3D Printer Automated Bed Swapping System Loads From A Magazine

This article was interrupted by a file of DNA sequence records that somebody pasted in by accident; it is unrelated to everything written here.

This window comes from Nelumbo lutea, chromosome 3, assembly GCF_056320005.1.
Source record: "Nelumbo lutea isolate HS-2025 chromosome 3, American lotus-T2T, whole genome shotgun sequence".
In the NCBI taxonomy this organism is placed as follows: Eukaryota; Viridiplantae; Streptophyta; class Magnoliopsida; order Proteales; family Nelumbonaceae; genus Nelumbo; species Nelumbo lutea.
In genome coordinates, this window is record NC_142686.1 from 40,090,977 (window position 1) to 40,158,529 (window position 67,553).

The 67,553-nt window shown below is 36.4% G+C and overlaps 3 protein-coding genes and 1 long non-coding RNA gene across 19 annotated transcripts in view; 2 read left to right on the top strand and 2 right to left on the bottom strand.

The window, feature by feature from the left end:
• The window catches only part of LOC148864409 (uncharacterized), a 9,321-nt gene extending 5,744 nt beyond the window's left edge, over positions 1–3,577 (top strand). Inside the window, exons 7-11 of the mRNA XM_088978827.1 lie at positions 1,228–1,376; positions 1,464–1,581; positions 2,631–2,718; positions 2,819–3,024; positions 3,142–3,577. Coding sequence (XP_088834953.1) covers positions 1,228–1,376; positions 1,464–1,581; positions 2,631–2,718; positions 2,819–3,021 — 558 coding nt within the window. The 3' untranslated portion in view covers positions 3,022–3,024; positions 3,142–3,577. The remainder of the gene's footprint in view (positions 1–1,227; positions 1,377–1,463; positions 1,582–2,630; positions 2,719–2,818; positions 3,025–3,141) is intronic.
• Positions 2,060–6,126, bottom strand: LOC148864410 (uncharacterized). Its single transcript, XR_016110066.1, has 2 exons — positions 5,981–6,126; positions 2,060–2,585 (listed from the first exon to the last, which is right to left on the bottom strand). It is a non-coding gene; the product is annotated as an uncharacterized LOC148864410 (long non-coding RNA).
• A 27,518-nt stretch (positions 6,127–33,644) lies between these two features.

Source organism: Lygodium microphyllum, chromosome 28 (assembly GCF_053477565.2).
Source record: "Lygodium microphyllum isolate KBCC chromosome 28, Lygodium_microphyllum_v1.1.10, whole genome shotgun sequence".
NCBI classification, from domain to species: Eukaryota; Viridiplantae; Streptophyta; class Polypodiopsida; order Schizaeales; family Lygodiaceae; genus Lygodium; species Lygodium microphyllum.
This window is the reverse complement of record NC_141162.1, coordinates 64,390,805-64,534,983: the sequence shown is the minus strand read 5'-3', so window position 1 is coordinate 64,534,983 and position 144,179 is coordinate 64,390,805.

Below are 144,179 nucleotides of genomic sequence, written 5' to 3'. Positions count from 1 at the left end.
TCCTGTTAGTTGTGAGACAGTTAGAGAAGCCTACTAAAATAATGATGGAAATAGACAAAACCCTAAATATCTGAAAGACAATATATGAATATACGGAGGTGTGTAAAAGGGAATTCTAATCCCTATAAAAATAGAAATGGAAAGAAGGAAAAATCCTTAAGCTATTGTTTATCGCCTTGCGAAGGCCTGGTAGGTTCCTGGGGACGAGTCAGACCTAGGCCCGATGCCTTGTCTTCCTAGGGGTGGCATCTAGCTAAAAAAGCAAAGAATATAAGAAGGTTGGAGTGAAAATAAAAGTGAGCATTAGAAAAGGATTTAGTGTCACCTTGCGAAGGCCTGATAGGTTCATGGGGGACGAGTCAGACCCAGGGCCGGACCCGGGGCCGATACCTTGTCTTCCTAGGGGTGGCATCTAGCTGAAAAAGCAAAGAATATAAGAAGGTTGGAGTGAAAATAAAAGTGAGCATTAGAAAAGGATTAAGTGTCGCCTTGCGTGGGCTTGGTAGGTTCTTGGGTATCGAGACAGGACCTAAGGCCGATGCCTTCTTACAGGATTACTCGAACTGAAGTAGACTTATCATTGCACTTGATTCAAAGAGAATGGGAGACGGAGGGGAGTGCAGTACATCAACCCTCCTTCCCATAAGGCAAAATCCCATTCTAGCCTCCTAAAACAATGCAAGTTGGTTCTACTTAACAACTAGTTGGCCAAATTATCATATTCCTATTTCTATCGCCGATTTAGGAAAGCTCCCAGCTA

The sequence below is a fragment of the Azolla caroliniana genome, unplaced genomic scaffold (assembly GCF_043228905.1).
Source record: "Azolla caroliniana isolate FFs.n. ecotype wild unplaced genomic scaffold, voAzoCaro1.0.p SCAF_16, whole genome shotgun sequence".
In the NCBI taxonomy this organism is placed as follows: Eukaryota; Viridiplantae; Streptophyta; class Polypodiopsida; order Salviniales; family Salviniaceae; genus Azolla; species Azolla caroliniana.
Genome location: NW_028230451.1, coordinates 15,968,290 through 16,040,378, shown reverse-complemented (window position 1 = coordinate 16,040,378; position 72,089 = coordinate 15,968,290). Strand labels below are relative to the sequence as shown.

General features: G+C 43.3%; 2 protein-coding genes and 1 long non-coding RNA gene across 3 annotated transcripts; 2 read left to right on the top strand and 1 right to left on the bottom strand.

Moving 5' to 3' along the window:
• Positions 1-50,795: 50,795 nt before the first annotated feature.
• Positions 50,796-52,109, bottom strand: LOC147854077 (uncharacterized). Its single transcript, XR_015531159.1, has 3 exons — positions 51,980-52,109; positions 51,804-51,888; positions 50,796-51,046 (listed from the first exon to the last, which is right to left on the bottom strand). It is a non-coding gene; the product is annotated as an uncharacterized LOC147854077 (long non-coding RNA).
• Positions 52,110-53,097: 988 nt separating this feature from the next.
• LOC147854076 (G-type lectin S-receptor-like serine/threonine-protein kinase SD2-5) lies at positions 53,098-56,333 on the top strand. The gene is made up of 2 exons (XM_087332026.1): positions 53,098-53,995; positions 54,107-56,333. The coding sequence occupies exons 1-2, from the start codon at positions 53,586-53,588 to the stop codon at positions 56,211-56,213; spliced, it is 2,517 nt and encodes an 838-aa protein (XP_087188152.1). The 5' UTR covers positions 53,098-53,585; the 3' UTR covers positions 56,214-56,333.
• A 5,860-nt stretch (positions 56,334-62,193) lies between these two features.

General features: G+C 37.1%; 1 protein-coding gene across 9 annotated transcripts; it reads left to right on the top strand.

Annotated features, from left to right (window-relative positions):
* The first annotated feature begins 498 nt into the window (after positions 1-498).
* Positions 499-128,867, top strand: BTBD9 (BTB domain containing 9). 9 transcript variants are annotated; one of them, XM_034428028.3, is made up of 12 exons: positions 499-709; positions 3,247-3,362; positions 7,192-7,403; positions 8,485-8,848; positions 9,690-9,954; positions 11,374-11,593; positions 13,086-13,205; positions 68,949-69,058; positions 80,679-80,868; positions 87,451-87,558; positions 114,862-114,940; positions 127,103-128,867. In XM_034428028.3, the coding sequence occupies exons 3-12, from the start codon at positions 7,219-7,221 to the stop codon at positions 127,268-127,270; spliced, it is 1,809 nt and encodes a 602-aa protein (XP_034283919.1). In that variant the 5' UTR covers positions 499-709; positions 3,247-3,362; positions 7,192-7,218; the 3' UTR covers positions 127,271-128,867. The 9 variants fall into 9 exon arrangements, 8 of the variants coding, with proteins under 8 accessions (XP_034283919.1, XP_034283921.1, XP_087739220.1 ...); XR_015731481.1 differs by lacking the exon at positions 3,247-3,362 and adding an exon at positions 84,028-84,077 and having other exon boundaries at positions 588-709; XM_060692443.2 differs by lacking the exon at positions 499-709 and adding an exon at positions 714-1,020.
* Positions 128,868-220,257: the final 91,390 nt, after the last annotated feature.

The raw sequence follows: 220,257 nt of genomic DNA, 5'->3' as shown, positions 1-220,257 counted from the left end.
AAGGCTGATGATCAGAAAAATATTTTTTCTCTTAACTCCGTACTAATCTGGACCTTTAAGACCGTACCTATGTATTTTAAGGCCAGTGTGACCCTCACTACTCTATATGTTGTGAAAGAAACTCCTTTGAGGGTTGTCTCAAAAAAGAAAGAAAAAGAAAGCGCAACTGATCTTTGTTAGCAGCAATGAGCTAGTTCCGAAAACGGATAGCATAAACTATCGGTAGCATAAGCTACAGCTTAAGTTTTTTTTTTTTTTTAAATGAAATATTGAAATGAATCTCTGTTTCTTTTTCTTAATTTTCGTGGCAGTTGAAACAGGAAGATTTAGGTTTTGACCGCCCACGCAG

FDM 3D printing has gone beyond prototyping and is being used as a production tool by many companies. However, conventional printers still require an operation to pop the finished part of the bed and start a new print. [Thomas Sandladerer] wanted a way to swap beds without human intervention, so he built an automatic print surface changing system. The most obvious solution to this problem may appear to be belt printers like the Creality CR-30, but these come with some trade-offs. Bed adhesion can be a problem, and the lack of a rigid print surface causes some parts to come out warped. [Thomas] wanted to be able to use PEI-coated steel beds to avoid these issues. His solution is a system that pulls beds from a “magazine” and pushed out the old bed after a part is finished. It still uses a magnetic heatbed, which lowers out of the way before changing print surfaces. Each print surface is fitted inside a 3D printed frame which rests on the tool changer frame and keeps it in place as the heatbed drops down. The bed frames are printed using ASA, can handle 90 C without problems. The pusher mechanism and the heatbed lowering system are driven by stepper motors which connect to the spare motor outputs on the printer’s control board. The printer in question is a Voron 2.4, which is perfect for this application thanks to its high print speed. This tool-changing system is only the first prototype, but it still worked very well. [Thomas] plans to make key improvements like a larger print bed and reduced height. This system might be a good fit for small and large print farms. We’ve seen another bed-clearing system that doesn’t require extra build surfaces, but instead scrapes off the completed part.